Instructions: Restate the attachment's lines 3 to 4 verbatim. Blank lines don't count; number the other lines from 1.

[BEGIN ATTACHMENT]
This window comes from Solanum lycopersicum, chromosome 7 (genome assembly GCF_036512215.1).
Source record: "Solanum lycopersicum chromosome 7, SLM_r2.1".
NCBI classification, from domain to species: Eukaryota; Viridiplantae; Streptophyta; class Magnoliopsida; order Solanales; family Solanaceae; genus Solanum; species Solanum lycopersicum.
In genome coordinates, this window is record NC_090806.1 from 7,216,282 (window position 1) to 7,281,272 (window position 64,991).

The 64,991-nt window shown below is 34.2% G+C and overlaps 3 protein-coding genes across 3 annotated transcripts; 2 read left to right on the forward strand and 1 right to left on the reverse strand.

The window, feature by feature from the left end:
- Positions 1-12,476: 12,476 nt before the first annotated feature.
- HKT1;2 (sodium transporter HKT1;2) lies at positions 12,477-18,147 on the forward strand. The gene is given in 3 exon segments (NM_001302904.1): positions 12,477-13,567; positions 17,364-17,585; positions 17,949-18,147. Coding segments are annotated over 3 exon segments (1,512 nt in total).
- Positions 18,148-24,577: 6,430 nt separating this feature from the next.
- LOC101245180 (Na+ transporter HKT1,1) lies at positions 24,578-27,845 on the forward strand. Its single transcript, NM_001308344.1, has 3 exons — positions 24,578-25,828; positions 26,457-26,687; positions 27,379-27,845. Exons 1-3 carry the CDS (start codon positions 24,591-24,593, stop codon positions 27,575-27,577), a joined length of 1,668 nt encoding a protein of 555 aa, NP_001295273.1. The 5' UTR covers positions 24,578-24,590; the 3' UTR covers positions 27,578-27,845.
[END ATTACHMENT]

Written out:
NCBI classification, from domain to species: Eukaryota; Viridiplantae; Streptophyta; class Magnoliopsida; order Solanales; family Solanaceae; genus Solanum; species Solanum lycopersicum.
In genome coordinates, this window is record NC_090806.1 from 7,216,282 (window position 1) to 7,281,272 (window position 64,991).